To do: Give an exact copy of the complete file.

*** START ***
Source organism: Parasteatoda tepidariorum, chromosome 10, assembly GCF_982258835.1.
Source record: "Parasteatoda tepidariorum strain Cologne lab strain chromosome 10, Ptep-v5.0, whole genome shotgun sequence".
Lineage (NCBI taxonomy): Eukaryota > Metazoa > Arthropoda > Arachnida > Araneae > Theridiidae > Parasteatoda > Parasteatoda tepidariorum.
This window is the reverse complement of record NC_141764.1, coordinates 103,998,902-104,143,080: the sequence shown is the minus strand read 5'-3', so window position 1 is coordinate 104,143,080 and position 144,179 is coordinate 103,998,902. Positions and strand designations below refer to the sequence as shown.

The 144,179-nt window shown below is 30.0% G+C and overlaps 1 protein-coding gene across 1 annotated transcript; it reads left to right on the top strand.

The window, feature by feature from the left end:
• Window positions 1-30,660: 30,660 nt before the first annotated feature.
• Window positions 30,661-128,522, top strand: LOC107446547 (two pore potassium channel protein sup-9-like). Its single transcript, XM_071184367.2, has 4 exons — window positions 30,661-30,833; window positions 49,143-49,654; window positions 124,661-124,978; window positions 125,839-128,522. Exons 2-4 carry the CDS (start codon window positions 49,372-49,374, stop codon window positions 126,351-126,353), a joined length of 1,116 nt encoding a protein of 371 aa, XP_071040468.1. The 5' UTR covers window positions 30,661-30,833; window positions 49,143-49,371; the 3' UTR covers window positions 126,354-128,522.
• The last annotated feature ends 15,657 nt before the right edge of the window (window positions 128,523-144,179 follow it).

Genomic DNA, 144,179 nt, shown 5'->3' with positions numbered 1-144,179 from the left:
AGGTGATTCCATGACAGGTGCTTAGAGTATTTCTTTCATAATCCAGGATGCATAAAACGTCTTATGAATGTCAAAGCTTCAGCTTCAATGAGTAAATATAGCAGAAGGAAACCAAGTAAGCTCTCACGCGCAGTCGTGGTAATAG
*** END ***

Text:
Source organism: Parasteatoda tepidariorum, chromosome 10, assembly GCF_982258835.1.
Source record: "Parasteatoda tepidariorum strain Cologne lab strain chromosome 10, Ptep-v5.0, whole genome shotgun sequence".
Lineage (NCBI taxonomy): Eukaryota > Metazoa > Arthropoda > Arachnida > Araneae > Theridiidae > Parasteatoda > Parasteatoda tepidariorum.
This window is the reverse complement of record NC_141764.1, coordinates 103,998,902-104,143,080: the sequence shown is the minus strand read 5'-3', so window position 1 is coordinate 104,143,080 and position 144,179 is coordinate 103,998,902. Positions and strand designations below refer to the sequence as shown.

The 144,179-nt window shown below is 30.0% G+C and overlaps 1 protein-coding gene across 1 annotated transcript; it reads left to right on the top strand.

The window, feature by feature from the left end:
• Window positions 1-30,660: 30,660 nt before the first annotated feature.
• Window positions 30,661-128,522, top strand: LOC107446547 (two pore potassium channel protein sup-9-like). Its single transcript, XM_071184367.2, has 4 exons — window positions 30,661-30,833; window positions 49,143-49,654; window positions 124,661-124,978; window positions 125,839-128,522. Exons 2-4 carry the CDS (start codon window positions 49,372-49,374, stop codon window positions 126,351-126,353), a joined length of 1,116 nt encoding a protein of 371 aa, XP_071040468.1. The 5' UTR covers window positions 30,661-30,833; window positions 49,143-49,371; the 3' UTR covers window positions 126,354-128,522.
• The last annotated feature ends 15,657 nt before the right edge of the window (window positions 128,523-144,179 follow it).

Genomic DNA, 144,179 nt, shown 5'->3' with positions numbered 1-144,179 from the left:
AGGTGATTCCATGACAGGTGCTTAGAGTATTTCTTTCATAATCCAGGATGCATAAAACGTCTTATGAATGTCAAAGCTTCAGCTTCAATGAGTAAATATAGCAGAAGGAAACCAAGTAAGCTCTCACGCGCAGTCGTGGTAATAG